Clostridium difficile: Antibiotic use can allow an organism called Clostridium difficile to proliferate, which is a common cause of diarrhea. The presence of a toxin from this organism can be detected in stool samples.
Urine Tests
A urinalysis is used to detect the presence of red and white blood cells, as well as bacteria, in your urine. When bacteria and white blood cell levels are raised, it usually indicates a urinary tract infection, which can be a complication of Crohn's disease. The presence of red blood cells in the urine may indicate fistulas located between the bladder and the intestines, as well as kidney or bladder stones.

Endoscopic Examinations
Endoscopic examinations of the upper or lower gastrointestinal (GI) tract can confirm Crohn's disease, locate areas of the intestine that are affected by the disease, and obtain tissue samples needed for biopsies and further examination. Endoscopes are thin, flexible, lighted tubes that are linked to a computer and a video monitor. An endoscopic examination is performed by inserting an endoscope into the rectum, mouth, or a small abdominal incision. This provides a physician with a very detailed view of the intestinal tract. If your physician suspects Crohnís disease, he or she may recommend one of the following endoscopic procedures:

Sigmoidoscopy: The most commonly performed endoscopic examination used to confirm a diagnosis of Crohn's disease. By using either a flexible or a rigid instrument, your physician can evaluate the rectum as well as the lower end of the colon for signs of inflammation. In patients with Crohn's disease, a sigmoidoscopy often reveals a colon wall marked by ulcerations, with areas of healthy tissue surrounding them. If needed, a biopsy can also be performed with a sigmoidoscopy.


Colonoscopy: An examination of the full length of the colon as well as the lower part of the small intestine. In this procedure, the patient is sedated, and an endoscope is inserted into the rectum and guided through the entire colon. A colonoscopy can reveal if there is evidence of Crohn's disease in a particular section of the colon and the extent to which the area is inflamed. Additionally, compared to an X-ray, a colonoscopy can provide a much more detailed, inside view of the intestine. Colonoscopies are also used to rule out cancer concerns in patients who have had Crohn's disease for a long time.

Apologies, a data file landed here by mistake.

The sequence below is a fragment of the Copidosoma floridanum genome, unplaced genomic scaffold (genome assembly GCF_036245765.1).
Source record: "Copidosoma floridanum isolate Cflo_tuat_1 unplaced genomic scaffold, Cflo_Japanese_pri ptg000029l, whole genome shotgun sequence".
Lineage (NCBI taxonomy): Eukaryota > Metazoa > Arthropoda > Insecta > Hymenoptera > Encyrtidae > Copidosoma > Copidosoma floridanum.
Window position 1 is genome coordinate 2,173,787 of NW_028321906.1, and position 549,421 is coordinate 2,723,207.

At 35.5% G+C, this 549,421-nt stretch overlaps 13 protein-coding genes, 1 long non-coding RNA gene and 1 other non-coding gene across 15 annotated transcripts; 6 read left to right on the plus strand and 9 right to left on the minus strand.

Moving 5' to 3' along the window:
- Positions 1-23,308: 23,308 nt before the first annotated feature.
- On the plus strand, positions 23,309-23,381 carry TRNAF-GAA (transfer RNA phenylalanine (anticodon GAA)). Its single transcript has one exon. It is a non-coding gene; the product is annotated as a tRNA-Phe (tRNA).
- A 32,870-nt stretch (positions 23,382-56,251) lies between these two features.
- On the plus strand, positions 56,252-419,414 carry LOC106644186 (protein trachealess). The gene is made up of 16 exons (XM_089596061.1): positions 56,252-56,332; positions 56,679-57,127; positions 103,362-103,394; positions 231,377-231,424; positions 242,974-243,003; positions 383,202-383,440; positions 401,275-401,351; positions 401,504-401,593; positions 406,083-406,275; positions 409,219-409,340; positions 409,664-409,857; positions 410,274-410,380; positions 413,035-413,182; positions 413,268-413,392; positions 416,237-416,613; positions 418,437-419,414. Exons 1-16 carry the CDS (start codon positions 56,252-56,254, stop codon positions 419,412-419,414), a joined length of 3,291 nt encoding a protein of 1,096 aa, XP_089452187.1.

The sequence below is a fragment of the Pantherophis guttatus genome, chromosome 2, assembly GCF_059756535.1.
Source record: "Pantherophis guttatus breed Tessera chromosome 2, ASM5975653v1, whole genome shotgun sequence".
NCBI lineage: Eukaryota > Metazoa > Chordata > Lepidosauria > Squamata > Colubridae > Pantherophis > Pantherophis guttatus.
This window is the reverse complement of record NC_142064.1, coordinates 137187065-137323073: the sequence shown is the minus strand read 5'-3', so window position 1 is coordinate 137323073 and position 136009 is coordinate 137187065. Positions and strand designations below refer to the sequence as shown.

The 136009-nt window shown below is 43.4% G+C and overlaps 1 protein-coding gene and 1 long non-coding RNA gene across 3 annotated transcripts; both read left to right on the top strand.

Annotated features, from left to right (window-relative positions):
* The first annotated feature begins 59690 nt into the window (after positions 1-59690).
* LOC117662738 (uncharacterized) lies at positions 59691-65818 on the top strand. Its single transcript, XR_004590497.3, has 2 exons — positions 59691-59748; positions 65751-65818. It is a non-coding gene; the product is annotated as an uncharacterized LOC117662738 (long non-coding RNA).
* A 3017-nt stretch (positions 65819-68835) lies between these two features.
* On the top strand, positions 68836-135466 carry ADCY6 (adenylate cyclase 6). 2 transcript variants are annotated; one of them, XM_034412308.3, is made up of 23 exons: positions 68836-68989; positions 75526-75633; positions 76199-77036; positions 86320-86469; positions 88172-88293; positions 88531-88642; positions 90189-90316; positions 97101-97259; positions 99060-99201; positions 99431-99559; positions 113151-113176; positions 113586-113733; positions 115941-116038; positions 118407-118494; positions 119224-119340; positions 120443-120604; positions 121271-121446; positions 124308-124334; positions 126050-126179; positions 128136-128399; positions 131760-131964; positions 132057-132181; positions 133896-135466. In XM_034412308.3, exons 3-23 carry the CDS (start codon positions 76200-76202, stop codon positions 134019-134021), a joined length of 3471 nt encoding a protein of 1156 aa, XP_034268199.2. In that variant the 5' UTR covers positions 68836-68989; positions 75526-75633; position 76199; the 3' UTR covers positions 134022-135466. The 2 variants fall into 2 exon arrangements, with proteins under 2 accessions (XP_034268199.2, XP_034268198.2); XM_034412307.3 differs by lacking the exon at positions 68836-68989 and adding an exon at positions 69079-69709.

Upper endoscopy: An examination performed by placing an endoscope into the patient's mouth and guiding it through the stomach to the upper intestine. This procedure can detect ulceration and inflammation of all areas of the upper GI tract and may confirm a diagnosis of Crohn's disease.




[This message has been edited by andyM (edited 07-24-2003).]

 
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Old 07-25-2003, 01:00 PM   #15
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Upper GI and small bowel follow-through: A barium-based drink is ingested and then X-rays, that look at the esophagus, stomach, duodenum, and small intestine, are used to determine the presence of ulcers and inflammation.
Andy this is what he is doing AUg 1st. He has to turn in one more stool test then he is finished with that. The symptoms for Crohn's is the same symptoms he has. Night sweats for sure, pain, etc... So you think when all this stuff is done they should find out what he has? Is Crohn's deadly! GULP! I hope everyting turns out ok..We just got married, I'm just so nervous. Thanks Andy for all your information..you have been a big help.